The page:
November 27, 2022


Hurricane Fiona strengthened to Category 4 strength early Wednesday as it headed towards Bermuda after hitting the Turks and Caicos Islands early Wednesday. Fiona had sustained winds of 130 mph.

It is expected to approach Bermuda late Thursday, the US National Hurricane Center said. US State Department An advisory has been issued Tuesday night asked US citizens to “reconsider travel” to Bermuda.

Fiona was forecast to weaken before moving into eastern Canada over the weekend. It is not expected to threaten the US mainland.

Early Wednesday, Fiona was about 105 miles north of North Caicos Island and 755 miles southwest of Bermuda. It was heading north at 8 mph.

The storm was responsible for at least four direct deaths as it passed through the Caribbean islands, where it dissipated Heavy rain in Puerto RicoAfter what authorities described as “historic” flooding, large numbers of people were left without electricity or water and many were thrown from their homes by mud.

Power company officials initially said it would take several days to fully restore power but then appeared to be delayed late Tuesday night.

Hurricane Fiona hits Puerto Rico, knocking out power across the island
Workers remove fallen trees in Cabo Rojo, Puerto Rico on September 20, 2022. The island experienced widespread power outages after Hurricane Fiona hit

Jose Jimenez / Getty Images


“Hurricane Fiona has severely impacted electrical infrastructure and generation facilities across the island. We want to make it very clear that recovery and revitalization efforts continue and are being impacted by severe flooding, impassable roads, uprooted trees, damaged equipment and downed lines.” Luma said company that operates power transmission and distribution.

By late Tuesday, authorities said they had restored power to about 300,000 of the island’s 1.47 million customers, while water service had been cut to more than 760,000 customers — two-thirds of the island’s total.

The hum of generators could be heard across the island as people became increasingly agitated, some still trying to recover. Hurricane Maria, which hit as a Category 4 storm Five years ago, an estimated 2,975 people were killed.

Luis Nogueira, who was helping clear a landslide in the central mountain town of Caye, said Maria left him without electricity for a year.

“We paid an electrician out of our own pocket to connect us,” he recalls, adding that he doesn’t think the government will help much again after Fiona.

Long lines were reported at several gas stations across Puerto Rico, and some closed a major highway to collect water from a stream.

Hurricane Fiona hits Puerto Rico, knocking out power across the island
People wait in line at a gas station in Cabo Rojo, Puerto Rico for generator fuel on September 20, 2022 after Hurricane Fiona caused massive power outages on the island.

Jose Jimenez / Getty Images


“We thought we had a bad experience with Maria, but it was worse,” said Gerardo Rodriguez, who lives in the southern coastal city of Salinas.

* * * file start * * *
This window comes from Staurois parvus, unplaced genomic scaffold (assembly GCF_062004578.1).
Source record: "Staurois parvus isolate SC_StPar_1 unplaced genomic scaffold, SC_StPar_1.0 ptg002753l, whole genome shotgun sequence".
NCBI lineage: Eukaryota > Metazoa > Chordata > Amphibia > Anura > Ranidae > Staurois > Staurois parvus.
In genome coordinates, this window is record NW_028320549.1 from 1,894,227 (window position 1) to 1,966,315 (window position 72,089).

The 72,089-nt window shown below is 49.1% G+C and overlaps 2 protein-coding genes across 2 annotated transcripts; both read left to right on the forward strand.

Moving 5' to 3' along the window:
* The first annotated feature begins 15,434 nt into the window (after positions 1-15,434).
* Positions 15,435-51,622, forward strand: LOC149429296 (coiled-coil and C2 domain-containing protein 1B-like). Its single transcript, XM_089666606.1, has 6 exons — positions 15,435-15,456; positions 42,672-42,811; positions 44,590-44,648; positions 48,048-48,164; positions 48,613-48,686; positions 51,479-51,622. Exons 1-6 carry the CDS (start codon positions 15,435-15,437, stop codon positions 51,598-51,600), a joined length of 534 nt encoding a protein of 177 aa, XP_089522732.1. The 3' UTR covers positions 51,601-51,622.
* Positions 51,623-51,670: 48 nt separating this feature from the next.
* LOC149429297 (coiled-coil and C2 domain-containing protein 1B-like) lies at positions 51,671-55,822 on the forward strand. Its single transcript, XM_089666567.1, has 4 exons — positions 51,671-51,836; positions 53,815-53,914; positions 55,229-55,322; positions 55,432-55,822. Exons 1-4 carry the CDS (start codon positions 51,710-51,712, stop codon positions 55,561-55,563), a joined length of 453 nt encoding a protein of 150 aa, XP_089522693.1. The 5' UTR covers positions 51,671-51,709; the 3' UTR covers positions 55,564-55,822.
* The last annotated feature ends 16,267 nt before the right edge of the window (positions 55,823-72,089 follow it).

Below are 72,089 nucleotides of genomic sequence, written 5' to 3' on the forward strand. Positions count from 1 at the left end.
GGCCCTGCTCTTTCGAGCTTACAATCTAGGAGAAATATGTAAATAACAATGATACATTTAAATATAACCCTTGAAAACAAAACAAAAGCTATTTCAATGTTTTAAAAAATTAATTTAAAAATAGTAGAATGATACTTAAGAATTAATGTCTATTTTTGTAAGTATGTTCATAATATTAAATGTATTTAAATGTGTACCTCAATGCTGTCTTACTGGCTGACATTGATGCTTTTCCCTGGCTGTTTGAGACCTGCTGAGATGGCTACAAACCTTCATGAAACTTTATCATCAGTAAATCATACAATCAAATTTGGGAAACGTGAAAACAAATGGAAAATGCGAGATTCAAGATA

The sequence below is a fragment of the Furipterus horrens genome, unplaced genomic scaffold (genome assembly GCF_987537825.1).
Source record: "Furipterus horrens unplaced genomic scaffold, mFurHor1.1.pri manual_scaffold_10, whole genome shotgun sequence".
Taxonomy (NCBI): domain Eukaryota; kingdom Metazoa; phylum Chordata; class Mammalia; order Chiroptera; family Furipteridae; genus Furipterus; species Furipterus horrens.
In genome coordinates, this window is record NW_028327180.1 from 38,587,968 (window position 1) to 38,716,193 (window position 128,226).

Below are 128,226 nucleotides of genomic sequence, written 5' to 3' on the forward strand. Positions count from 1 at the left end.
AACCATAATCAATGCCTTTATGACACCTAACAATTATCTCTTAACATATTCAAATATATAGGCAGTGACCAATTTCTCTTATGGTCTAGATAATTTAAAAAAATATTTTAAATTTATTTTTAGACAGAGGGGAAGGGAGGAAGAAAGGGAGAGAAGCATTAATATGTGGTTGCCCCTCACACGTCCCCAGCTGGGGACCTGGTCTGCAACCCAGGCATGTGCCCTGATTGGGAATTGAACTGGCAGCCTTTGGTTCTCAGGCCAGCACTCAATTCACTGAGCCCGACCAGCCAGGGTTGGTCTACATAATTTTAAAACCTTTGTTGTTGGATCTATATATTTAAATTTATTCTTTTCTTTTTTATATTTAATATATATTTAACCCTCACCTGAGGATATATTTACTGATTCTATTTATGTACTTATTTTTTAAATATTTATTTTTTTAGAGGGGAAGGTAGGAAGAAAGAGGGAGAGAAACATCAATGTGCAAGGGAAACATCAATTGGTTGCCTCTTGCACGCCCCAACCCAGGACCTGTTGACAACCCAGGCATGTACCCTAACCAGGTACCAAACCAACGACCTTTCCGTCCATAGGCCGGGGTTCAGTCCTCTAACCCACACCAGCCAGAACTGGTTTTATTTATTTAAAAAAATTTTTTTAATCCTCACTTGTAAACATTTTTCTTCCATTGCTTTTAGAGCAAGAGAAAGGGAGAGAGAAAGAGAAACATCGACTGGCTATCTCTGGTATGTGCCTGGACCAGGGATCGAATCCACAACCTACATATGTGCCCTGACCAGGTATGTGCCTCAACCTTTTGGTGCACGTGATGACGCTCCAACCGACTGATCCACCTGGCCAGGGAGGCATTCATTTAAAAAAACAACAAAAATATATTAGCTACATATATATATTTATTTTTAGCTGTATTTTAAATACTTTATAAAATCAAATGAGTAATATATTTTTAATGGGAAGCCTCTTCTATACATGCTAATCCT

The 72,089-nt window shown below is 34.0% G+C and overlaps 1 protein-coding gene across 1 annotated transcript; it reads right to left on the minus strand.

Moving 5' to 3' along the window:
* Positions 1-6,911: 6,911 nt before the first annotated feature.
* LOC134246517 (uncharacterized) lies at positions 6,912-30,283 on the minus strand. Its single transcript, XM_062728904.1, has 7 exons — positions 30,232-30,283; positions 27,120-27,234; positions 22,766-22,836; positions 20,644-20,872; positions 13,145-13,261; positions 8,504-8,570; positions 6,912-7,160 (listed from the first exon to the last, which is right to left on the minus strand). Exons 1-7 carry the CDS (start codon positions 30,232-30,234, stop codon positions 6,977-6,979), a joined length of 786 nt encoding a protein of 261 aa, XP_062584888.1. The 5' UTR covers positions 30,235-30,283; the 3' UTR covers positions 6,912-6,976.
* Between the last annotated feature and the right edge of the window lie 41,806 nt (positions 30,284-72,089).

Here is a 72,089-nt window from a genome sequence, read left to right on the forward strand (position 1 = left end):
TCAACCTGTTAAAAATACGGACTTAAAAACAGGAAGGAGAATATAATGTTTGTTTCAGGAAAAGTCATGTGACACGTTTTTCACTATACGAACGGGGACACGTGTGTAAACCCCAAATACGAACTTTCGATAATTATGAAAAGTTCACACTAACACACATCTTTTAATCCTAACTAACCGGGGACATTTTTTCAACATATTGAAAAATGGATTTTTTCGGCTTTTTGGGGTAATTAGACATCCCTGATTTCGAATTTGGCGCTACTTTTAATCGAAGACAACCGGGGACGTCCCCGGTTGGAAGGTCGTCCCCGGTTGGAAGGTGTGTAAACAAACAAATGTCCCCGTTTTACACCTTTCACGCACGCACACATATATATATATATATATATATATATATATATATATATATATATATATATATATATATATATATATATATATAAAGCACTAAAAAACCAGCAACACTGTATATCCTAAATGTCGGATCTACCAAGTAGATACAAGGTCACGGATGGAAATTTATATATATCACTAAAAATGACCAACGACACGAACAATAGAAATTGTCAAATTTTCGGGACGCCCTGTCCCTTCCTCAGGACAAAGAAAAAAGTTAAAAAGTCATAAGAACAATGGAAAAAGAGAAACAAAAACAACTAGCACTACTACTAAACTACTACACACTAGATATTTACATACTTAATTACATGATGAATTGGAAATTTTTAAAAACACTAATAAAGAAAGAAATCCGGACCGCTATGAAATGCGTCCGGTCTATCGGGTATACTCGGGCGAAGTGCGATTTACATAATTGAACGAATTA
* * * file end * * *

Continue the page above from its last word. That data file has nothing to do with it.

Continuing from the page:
Some parts of the island received more than 25 inches of rain and more on Tuesday.

The head of the Federal Emergency Management Agency traveled to Puerto Rico on Tuesday as the agency announced it was sending hundreds of additional personnel to boost local response efforts.

Meanwhile, the US Department of Health and Human Services has declared a public health emergency on the island and deployed several teams to US territory.

US Senate Majority Leader Chuck Schumer said Tuesday he would push the federal government to cover 100% of disaster response costs — instead of the usual 75% — as part of the emergency disaster declaration.

“We need to make sure this time, Puerto Rico has everything it needs, as soon as possible, for as long as they need it,” he said.


Why is Puerto Rico’s power grid failing?

02:04

Many Americans have never heard from family members who don’t have electricity.

“I haven’t been able to talk to my mom and see how she’s doing,” Palm Beach County, Florida resident Nancy Valentine told CBS News.

At Boston’s Logan Airport, those arriving from Puerto Rico described their fear of drowning in Fiona’s floodwaters.

Yolanda Rivera told CBS News, “We were in a room in a little corner that was safe, with no lights or anything all night long. The place was very dark.”


Hurricane Fiona hits Puerto Rico, leaving much of the island without power or clean water

05:07

In the Turks and Caicos Islands, officials reported minimal damage and no deaths despite the eye of the storm moving closer to Grand Turk, the capital island of the tiny British territory, on Tuesday morning.

The government has imposed a curfew and urged people to flee flood-prone areas.

“Turks and Caicos has had an extraordinary experience over the last 24 hours,” said Deputy Governor Anya Williams. “It certainly brought its share of challenges.”

The storm killed one person in the French Caribbean region of Guadeloupe, another in Puerto Rico who was swept away by a swollen river, and two people in the Dominican Republic: one killed by a falling tree and another by an electric post.



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